Cardiac arrest survival gets less likely the higher up you live
TORONTO – In a study of residential high-rise buildings, people who suffered cardiac arrest had a better chance of survival if they lived on lower floors, and survival odds decreased as floor number increased.
“We thought there might be something here because once somebody collapses into cardiac arrest, their chance of survival decreases really quickly,” said lead author Ian Drennan, a paramedic with York Region Paramedic Services and a researcher with Li Ka Shing Knowledge Institute at St Michael’s Hospital in Toronto.
“If you find them in a shockable heart rhythm then most of the time you can reset the heart and get a pulse back. If you wait too long, the chance of finding that rhythm deteriorates,” he said.
With other time-sensitive conditions, like heart attack or stroke, minutes count, but with cardiac arrest a difference of just a few seconds can determine survival, Drennan told Reuters Health by phone.
The researchers studied 7,842 people who had cardiac arrest in private residences and were treated by first responders after a 911 call. Less than four percent of people survived to be discharged from the hospital.
Of the 5,998 people who lived below the third floor of their buildings, 4.2 percent survived, compared to 2.6 percent of those living above the third floor. Less than one percent of those living above the 16th floor survived, and none of the 30 patients who lived above the 25th floor survived, the researchers reported in CMAJ.
Regardless of floor, an automated external defibrillator (AED) device, which can shock the heart back to pumping regularly in some cases, was rarely used.
The time it takes for a first responder arriving at the building to reach the patient having a cardiac arrest increases when the patient lives on a higher floor, the researchers found.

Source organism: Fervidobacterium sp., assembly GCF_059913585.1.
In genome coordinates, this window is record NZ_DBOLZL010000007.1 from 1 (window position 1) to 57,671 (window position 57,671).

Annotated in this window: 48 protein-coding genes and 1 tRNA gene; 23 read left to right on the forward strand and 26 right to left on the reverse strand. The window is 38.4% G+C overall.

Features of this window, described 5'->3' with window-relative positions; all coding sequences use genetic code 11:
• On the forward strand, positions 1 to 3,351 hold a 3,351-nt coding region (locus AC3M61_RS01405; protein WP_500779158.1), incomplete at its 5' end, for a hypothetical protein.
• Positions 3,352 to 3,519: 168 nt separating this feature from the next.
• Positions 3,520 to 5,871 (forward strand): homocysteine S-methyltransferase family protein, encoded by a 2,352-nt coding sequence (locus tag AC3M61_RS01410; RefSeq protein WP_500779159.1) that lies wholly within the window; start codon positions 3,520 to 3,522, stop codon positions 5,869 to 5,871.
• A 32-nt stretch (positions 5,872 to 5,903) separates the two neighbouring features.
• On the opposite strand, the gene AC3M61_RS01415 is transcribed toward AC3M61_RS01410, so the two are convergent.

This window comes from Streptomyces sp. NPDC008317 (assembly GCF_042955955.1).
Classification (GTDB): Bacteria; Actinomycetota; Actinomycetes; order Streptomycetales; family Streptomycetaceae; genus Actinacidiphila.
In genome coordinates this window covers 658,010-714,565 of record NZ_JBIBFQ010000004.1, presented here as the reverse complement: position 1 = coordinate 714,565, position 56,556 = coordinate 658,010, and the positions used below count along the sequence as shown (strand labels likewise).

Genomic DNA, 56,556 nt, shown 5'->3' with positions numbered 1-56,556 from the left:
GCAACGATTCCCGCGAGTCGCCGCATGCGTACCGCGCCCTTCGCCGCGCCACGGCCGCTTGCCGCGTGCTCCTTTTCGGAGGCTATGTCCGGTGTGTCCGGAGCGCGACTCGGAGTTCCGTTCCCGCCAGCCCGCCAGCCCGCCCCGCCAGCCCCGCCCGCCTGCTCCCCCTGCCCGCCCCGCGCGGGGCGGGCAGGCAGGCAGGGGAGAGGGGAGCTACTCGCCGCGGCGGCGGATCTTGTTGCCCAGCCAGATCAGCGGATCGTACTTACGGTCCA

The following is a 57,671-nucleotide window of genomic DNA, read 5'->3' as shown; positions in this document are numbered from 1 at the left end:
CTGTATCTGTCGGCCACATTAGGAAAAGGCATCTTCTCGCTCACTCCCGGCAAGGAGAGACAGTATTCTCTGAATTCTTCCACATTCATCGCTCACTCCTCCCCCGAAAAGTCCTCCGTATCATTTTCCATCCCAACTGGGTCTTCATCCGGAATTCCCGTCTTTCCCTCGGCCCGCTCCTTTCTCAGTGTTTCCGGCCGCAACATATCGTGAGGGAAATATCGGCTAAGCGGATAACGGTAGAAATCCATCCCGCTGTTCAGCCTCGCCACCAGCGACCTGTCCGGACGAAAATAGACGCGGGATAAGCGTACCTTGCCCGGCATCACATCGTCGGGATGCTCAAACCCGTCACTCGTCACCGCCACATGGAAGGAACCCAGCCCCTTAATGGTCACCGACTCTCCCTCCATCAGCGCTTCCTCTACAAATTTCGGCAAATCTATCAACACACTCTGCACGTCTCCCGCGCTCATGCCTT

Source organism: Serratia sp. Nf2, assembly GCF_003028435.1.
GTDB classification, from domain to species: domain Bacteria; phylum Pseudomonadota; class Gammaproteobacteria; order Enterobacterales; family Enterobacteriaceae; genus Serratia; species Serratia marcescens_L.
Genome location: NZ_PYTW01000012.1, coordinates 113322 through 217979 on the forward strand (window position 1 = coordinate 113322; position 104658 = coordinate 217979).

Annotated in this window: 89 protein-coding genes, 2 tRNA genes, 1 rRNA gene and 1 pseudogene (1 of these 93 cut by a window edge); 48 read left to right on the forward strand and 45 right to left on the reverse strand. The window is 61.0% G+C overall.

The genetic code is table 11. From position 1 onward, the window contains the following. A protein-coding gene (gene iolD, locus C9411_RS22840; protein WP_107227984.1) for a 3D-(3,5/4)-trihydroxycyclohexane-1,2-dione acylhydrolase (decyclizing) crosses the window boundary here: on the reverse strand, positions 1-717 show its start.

On average, it took responders about six minutes from the time of the 911 call to arrive at the building. But it took them an average of three minutes between arriving at the building and first contact with the patient for those lived on the first or second floor, compared to an average of almost five minutes for those who lived on or above the third floor.
“A cardiac arrest is a condition when the heart actually stops beating,” said Dr. Robert A. Silverman of Long Island Jewish Medical Center, who was not part of the Canadian study. “The body can only go for a short period of time without the heart pumping blood; therefore it is essential that CPR (chest compressions) and other medical assistance be given as quickly as possible.”
Medics need to go through one or more outer doors and possibly encounter an intercom system, navigate the lobby, locate the elevators – which may take time to arrive or stop at other floors before the patient’s floor – then locate the correct apartment, all of which delay care, Silverman told Reuters Health by email.
Buildings and residents can help expedite the process by having an emergency response plan, being sure the responders can get in the building immediately and can access the elevators immediately, Drennan said.
“Having some kind of response plan will minimize avoidable delays,” he said.
It also helps to have people in the building trained in CPR and in using AEDs, and having the devices available in the lobby, on certain floors or even in the elevators, he said.
For bystanders who witness a cardiac arrest, in which the patient has no pulse, “the best thing to do is call 911 and do what you can, follow CPR guidelines, get an AED,” he said.
Although most high-rise residents shouldn’t be concerned about these findings, and don’t need to move based on them, people who are very sick may want to consider floor number when they move, Drennan said.
He added, “It’s the same thing as if you’re trying to move out to the country, you think if I get into trouble, is this the best spot for me?” -Reuters